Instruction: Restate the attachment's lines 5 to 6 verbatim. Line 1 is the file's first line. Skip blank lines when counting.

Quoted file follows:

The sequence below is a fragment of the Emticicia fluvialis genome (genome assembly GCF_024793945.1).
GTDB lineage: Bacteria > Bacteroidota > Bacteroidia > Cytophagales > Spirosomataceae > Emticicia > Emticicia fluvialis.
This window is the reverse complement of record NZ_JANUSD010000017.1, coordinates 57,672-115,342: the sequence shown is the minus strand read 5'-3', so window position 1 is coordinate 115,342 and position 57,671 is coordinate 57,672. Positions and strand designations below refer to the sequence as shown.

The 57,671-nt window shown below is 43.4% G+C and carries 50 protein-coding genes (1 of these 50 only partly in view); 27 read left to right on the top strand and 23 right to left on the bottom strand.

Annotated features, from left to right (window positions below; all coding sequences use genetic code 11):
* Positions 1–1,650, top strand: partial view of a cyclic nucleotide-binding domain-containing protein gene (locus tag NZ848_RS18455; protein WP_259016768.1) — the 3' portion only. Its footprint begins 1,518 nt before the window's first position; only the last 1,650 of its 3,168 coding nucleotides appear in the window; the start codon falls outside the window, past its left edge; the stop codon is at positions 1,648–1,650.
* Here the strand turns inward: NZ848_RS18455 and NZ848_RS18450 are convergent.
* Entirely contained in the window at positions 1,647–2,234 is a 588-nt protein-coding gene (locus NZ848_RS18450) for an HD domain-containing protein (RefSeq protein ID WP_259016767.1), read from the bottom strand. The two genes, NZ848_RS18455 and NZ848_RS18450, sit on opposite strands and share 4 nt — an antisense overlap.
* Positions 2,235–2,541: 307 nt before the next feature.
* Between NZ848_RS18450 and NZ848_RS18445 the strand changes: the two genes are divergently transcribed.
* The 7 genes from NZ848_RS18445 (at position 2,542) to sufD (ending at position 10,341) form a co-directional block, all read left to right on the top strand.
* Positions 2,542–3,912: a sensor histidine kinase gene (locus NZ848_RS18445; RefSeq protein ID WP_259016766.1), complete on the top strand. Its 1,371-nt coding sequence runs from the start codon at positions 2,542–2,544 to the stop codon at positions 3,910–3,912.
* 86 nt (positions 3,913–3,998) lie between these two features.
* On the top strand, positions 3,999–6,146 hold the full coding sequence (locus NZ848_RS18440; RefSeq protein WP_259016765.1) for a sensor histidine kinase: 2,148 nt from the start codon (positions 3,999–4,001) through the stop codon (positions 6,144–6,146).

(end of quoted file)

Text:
Annotated features, from left to right (window positions below; all coding sequences use genetic code 11):
* Positions 1–1,650, top strand: partial view of a cyclic nucleotide-binding domain-containing protein gene (locus tag NZ848_RS18455; protein WP_259016768.1) — the 3' portion only. Its footprint begins 1,518 nt before the window's first position; only the last 1,650 of its 3,168 coding nucleotides appear in the window; the start codon falls outside the window, past its left edge; the stop codon is at positions 1,648–1,650.